What is Kolob?

Kolob is a celestial body mentioned in the Book of Abraham and in Facsimile 2.[1] It is a star or planet,[2] a "great" and "governing" celestial object,[3] is "near unto" God and "nigh unto the throne of God,"[4] was used to tell relative time,[5] and was associated with creation.[6]

Is Kolob a star or a planet?

It's unclear. The Book of Abraham appears to describe it as both,[7] and historically Latter-day Saint leaders and scriptural interpreters have used both the words "star" and "planet" to describe Kolob.[8]

Is Kolob where God lives or near where God lives?

It's unclear. The Book of Abraham is also ambiguous on whether Kolob is where God lives or near where God lives,[9] and Latter-day Saint leaders and writers have described it both ways.[10]

Isn't Kolob just a symbol for Christ?

Possibly. Some Latter-day Saint writers have drawn a symbolic connection between Kolob and Jesus Christ,[11] but the Book of Abraham itself doesn't seem to make this connection explicit. The text seems to describe Kolob as if it were a literal celestial body.[12]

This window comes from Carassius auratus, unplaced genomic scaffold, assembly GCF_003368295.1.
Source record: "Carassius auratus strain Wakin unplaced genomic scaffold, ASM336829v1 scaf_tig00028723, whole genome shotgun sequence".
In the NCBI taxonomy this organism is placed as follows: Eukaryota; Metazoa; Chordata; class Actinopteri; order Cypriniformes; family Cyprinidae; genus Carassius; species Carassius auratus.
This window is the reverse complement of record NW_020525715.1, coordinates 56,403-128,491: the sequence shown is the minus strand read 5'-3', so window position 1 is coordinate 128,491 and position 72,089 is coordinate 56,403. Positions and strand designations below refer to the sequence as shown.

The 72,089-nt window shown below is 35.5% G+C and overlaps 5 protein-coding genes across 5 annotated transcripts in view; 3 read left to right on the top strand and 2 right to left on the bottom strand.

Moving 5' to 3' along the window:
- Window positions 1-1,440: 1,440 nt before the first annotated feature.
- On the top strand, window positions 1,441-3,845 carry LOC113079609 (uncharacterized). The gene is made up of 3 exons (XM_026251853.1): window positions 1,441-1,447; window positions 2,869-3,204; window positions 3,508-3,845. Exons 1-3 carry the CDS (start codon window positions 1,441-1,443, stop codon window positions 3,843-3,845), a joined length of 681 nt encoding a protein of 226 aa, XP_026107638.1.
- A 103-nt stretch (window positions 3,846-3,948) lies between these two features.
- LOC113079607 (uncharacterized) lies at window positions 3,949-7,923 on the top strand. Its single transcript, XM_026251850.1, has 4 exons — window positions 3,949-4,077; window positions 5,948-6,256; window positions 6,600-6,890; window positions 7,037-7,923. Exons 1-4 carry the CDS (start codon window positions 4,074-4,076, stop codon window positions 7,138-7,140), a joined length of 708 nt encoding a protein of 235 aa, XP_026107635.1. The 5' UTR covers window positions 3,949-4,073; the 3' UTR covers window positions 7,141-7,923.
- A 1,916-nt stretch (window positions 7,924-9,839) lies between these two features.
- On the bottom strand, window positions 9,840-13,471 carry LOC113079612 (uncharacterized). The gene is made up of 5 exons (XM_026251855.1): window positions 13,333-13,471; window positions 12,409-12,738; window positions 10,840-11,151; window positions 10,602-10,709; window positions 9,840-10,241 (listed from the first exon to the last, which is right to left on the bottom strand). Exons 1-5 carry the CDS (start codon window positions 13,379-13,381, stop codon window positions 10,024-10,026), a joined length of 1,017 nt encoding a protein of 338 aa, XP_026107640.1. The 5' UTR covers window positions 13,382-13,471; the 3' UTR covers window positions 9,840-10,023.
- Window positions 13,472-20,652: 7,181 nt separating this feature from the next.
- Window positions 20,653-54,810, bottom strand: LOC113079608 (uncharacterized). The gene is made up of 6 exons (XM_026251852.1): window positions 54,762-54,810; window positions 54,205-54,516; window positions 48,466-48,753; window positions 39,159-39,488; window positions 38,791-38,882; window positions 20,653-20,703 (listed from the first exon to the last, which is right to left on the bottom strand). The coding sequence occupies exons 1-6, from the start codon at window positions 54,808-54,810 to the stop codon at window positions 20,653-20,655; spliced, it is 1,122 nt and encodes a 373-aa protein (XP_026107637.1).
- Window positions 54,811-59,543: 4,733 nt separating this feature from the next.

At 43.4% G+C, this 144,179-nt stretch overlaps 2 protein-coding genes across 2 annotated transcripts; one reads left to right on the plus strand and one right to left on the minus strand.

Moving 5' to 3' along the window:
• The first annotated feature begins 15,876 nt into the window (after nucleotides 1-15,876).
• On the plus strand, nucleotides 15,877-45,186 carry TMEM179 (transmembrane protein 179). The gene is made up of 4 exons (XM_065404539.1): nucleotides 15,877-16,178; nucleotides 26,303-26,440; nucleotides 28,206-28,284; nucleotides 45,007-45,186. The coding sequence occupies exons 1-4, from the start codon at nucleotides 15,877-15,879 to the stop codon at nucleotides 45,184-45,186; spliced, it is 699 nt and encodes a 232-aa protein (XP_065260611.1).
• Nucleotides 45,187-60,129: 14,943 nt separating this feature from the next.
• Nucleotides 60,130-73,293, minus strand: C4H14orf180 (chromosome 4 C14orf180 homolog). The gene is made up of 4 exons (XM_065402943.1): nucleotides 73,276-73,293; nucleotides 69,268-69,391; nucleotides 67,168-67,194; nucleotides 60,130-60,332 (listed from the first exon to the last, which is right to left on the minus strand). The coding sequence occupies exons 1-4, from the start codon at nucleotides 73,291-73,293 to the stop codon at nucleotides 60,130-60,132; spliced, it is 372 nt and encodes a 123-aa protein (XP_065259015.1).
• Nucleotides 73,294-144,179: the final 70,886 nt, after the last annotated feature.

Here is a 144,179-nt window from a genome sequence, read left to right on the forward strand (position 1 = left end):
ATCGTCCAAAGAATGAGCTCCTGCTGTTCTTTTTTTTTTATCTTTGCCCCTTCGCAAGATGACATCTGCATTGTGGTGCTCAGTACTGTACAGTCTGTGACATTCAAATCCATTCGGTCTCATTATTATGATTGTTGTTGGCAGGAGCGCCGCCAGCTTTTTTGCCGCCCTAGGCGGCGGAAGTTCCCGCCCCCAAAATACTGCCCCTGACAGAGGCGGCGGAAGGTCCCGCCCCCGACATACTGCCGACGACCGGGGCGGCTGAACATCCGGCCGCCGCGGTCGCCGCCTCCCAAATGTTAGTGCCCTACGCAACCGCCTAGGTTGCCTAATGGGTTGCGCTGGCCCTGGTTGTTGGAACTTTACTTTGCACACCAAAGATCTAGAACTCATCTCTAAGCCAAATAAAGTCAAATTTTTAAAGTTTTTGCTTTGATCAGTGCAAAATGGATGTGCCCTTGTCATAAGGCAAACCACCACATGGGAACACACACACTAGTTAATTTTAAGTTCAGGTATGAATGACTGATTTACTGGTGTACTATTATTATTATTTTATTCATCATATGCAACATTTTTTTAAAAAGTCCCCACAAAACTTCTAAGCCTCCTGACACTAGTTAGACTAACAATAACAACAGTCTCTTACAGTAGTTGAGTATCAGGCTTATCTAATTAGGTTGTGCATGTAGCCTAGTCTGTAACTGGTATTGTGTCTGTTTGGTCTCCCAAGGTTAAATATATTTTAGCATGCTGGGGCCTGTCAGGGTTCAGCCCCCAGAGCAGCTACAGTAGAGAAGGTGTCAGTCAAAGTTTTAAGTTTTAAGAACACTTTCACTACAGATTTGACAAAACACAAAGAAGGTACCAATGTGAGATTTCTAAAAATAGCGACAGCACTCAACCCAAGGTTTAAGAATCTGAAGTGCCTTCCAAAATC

Did we live on Kolob in the pre-existence?

It's unclear. In the early twentieth century, Orson F. Whitney wrote a poem depicting Kolob as the location of the pre-mortal council.[13] Some other Church leaders have also taught this,[14] but the Book of Abraham doesn't explicitly say so.

Do people live on Kolob?

It's unknown. Some early Latter-day Saints seemed to hold this view.[15] Brigham Young mentioned on one occasion there being inhabitants on Kolob and other "distant planets."[16]Others taught that Kolob had inhabitants but did not specify if that's where souls return to after death.[17] The Book of Abraham isn't clear on this.

Did the earth fall from Kolob's orbit or the presence of God at the Fall of Adam and Eve?

It's unclear. The Book of Abraham isn't explicit on this. However, Brigham Young[18] and John Taylor[19] did teach this concept.

Do we know where Kolob is?